- The International Criminal Court (ICC) prosecutor calls on UN Security Council to secure arrest of suspected Sudanese criminals Ahmad Harun and Ali Kushayb, against whom the ICC issued arrest warrants three years ago. The situation in Darfur, Sudan was referred to the ICC by the Security Council Resolution 1593. [ICC] Prosecutor Luis Moreno-Ocampo’s remarks could raise concerns about the presumption of innocence and duty of public officials not to make pre-trial statements regarding a suspect’s guilt.
- Last week, the lower house of Bolivia’s legislature approved a law which would give indigenous communities the right to autonomously administer their own justice systems in accordance with their customs and values. Although the reach of the new resolution is unclear, the legislature has 180 additional days to specify the areas of competence of the ordinary justice system vis-à-vis community justice systems. [BBC, JURIST]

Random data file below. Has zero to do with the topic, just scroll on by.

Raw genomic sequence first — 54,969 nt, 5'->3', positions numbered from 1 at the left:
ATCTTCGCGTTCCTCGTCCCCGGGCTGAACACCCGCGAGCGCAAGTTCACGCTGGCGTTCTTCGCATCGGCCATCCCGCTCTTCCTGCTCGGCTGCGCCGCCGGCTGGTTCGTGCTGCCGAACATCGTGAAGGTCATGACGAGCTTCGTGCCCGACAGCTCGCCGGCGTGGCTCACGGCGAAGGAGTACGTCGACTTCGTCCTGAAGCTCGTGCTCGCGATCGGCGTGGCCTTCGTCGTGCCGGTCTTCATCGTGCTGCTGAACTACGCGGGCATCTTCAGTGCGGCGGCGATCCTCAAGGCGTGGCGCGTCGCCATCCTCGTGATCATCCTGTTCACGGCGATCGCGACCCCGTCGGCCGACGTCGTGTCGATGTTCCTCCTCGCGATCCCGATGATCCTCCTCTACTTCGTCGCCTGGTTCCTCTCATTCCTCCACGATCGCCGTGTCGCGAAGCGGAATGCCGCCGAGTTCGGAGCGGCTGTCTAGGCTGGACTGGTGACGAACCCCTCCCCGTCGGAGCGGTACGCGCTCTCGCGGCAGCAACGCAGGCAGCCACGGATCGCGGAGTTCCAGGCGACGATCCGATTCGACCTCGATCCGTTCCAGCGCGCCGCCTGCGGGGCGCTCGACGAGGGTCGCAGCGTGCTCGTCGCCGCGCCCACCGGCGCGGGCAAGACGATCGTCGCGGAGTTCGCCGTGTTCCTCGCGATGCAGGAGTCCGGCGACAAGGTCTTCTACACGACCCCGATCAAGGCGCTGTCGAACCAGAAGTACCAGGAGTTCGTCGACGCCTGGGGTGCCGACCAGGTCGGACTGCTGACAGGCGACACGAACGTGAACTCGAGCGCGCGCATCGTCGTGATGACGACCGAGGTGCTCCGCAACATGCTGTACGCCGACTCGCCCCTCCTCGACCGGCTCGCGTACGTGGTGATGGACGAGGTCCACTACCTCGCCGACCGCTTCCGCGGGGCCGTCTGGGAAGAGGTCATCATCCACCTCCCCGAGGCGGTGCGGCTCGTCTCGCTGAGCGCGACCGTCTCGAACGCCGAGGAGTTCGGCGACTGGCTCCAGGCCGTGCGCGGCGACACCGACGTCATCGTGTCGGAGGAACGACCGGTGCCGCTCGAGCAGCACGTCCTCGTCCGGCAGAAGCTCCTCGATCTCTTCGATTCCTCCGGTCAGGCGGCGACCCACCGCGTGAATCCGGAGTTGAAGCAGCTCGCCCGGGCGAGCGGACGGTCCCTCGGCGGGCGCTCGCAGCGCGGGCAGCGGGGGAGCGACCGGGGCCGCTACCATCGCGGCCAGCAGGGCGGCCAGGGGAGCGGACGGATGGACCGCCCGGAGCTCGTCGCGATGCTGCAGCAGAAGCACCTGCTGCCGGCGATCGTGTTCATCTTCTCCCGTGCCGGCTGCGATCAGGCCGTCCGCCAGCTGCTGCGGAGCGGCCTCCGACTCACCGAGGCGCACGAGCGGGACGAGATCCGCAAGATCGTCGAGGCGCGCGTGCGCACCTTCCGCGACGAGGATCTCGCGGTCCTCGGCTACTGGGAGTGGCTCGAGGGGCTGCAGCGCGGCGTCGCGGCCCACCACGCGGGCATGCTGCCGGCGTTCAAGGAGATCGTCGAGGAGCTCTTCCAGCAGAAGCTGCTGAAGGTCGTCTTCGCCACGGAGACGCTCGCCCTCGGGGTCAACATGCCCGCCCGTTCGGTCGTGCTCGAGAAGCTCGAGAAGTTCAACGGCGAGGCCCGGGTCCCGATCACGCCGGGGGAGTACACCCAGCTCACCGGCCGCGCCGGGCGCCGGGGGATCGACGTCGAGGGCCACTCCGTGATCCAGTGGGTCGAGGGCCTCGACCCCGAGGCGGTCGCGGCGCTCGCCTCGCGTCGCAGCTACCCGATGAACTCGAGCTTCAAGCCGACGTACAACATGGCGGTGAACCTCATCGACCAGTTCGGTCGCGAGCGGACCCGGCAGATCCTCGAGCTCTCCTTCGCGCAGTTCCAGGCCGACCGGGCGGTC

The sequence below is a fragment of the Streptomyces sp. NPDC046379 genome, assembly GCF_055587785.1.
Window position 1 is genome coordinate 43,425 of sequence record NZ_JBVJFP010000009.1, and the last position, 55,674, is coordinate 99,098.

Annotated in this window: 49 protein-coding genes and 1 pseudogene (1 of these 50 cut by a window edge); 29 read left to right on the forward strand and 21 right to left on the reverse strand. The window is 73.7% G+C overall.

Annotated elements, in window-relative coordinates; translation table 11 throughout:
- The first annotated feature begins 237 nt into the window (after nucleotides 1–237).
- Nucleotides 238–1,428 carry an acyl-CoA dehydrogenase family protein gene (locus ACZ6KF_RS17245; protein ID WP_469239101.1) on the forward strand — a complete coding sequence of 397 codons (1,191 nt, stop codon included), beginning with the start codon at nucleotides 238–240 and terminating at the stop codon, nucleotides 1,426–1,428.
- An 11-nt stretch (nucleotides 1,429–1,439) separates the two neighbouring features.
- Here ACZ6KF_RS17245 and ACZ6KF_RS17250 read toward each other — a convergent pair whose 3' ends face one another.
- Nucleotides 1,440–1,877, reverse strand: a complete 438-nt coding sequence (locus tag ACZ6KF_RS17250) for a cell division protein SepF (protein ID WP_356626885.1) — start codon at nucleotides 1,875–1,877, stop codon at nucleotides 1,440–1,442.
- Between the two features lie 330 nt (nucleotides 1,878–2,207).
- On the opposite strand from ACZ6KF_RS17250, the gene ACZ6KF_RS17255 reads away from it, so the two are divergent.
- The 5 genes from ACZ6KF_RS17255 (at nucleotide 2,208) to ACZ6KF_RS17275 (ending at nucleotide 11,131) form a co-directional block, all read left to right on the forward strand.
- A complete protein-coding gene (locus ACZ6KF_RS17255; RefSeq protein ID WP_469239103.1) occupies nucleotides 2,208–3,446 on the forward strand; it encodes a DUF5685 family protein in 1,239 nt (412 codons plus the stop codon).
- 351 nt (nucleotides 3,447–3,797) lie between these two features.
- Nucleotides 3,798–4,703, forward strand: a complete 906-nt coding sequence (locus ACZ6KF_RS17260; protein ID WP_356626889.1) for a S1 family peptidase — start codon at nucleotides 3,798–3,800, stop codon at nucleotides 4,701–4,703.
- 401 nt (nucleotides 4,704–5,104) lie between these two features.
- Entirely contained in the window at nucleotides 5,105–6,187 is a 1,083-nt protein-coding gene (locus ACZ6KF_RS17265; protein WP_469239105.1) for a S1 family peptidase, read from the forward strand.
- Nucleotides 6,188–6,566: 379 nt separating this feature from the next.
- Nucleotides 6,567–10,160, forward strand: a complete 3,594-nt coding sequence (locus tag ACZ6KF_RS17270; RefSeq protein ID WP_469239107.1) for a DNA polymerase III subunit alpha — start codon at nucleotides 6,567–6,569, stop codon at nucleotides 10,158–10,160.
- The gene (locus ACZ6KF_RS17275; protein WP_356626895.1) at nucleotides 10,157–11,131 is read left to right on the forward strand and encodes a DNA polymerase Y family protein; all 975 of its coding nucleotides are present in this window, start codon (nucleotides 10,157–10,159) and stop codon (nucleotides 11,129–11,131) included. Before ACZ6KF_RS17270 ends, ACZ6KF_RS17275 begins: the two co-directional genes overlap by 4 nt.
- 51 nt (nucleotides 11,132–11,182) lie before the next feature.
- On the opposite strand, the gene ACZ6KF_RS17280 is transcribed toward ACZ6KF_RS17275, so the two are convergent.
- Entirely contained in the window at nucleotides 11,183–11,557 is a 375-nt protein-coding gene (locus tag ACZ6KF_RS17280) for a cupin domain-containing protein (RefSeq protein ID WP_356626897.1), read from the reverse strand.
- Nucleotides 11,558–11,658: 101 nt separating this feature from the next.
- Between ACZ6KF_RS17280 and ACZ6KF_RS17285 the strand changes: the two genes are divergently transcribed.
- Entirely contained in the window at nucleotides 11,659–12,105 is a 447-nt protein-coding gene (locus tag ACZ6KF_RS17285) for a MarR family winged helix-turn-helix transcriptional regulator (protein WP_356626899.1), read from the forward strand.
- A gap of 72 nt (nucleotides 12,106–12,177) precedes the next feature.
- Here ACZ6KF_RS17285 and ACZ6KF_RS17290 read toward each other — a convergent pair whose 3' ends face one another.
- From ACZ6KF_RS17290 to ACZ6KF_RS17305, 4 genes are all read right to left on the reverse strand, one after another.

- Meanwhile, the Argentine legislature’s lower house passed a bill that would authorize same-sex marriage in that country and grant same-sex couples the right to adopt children. Observers say that the bill has a good chance of being approved by the upper legislative house and becoming law. [Impunity Watch, Reuters]
- Freedom House identifies the world’s worst protectors of civil rights and liberties in its Freedom in the World 2010 report as: Burma, Equatorial Guinea, Eritrea, Libya, North Korea, Somalia, Sudan, Tibet, Turkmenistan and Uzbekistan. [Huffington Post, Freedom House]
- Human rights organizations call for an investigation into the death of human rights activist Floribert Chebeya in the Democratic Republic of Congo, in which the government is suspected to have been involved. [VOA]
- Yesterday, the Review Conference of the Rome Statute of the International Criminal Court concluded in Uganda, where an amendment was adopted to include a definition of the crime of aggression and regulate the ICC’s exercise of jurisdiction over such crimes. According to the ICC’s press release: